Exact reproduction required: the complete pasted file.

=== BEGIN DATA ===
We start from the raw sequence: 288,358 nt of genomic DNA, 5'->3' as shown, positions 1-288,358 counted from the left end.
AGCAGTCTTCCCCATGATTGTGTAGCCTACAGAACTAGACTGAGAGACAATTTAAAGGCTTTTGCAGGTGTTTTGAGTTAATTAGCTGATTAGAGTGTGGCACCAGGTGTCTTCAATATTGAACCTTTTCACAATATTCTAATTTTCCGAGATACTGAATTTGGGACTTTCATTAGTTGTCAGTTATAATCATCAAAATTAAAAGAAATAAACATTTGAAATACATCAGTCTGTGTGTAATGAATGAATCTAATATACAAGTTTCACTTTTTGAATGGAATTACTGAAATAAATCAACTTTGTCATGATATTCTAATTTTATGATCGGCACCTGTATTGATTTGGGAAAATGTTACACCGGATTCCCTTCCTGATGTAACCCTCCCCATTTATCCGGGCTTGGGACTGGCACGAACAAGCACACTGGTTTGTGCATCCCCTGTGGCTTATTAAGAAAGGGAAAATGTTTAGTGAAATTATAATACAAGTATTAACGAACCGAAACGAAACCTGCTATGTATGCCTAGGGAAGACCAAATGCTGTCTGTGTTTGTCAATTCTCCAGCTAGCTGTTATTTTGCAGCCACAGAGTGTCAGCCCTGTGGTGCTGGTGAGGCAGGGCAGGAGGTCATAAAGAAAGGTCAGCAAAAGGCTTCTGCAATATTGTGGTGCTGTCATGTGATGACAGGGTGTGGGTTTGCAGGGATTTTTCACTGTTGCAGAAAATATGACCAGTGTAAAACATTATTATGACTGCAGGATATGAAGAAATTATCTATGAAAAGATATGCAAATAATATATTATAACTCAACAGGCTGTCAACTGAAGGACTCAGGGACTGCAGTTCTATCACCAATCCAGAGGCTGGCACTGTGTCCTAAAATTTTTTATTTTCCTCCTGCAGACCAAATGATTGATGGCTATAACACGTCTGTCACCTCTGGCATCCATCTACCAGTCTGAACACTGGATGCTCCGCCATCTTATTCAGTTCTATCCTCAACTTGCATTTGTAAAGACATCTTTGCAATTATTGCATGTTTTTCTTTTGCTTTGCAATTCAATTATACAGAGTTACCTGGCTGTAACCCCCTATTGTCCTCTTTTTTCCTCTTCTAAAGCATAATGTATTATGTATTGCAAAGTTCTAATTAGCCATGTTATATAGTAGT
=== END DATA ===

We start from the raw sequence: 288,358 nt of genomic DNA, 5'->3' as shown, positions 1-288,358 counted from the left end.
AGCAGTCTTCCCCATGATTGTGTAGCCTACAGAACTAGACTGAGAGACAATTTAAAGGCTTTTGCAGGTGTTTTGAGTTAATTAGCTGATTAGAGTGTGGCACCAGGTGTCTTCAATATTGAACCTTTTCACAATATTCTAATTTTCCGAGATACTGAATTTGGGACTTTCATTAGTTGTCAGTTATAATCATCAAAATTAAAAGAAATAAACATTTGAAATACATCAGTCTGTGTGTAATGAATGAATCTAATATACAAGTTTCACTTTTTGAATGGAATTACTGAAATAAATCAACTTTGTCATGATATTCTAATTTTATGATCGGCACCTGTATTGATTTGGGAAAATGTTACACCGGATTCCCTTCCTGATGTAACCCTCCCCATTTATCCGGGCTTGGGACTGGCACGAACAAGCACACTGGTTTGTGCATCCCCTGTGGCTTATTAAGAAAGGGAAAATGTTTAGTGAAATTATAATACAAGTATTAACGAACCGAAACGAAACCTGCTATGTATGCCTAGGGAAGACCAAATGCTGTCTGTGTTTGTCAATTCTCCAGCTAGCTGTTATTTTGCAGCCACAGAGTGTCAGCCCTGTGGTGCTGGTGAGGCAGGGCAGGAGGTCATAAAGAAAGGTCAGCAAAAGGCTTCTGCAATATTGTGGTGCTGTCATGTGATGACAGGGTGTGGGTTTGCAGGGATTTTTCACTGTTGCAGAAAATATGACCAGTGTAAAACATTATTATGACTGCAGGATATGAAGAAATTATCTATGAAAAGATATGCAAATAATATATTATAACTCAACAGGCTGTCAACTGAAGGACTCAGGGACTGCAGTTCTATCACCAATCCAGAGGCTGGCACTGTGTCCTAAAATTTTTTATTTTCCTCCTGCAGACCAAATGATTGATGGCTATAACACGTCTGTCACCTCTGGCATCCATCTACCAGTCTGAACACTGGATGCTCCGCCATCTTATTCAGTTCTATCCTCAACTTGCATTTGTAAAGACATCTTTGCAATTATTGCATGTTTTTCTTTTGCTTTGCAATTCAATTATACAGAGTTACCTGGCTGTAACCCCCTATTGTCCTCTTTTTTCCTCTTCTAAAGCATAATGTATTATGTATTGCAAAGTTCTAATTAGCCATGTTATATAGTAGT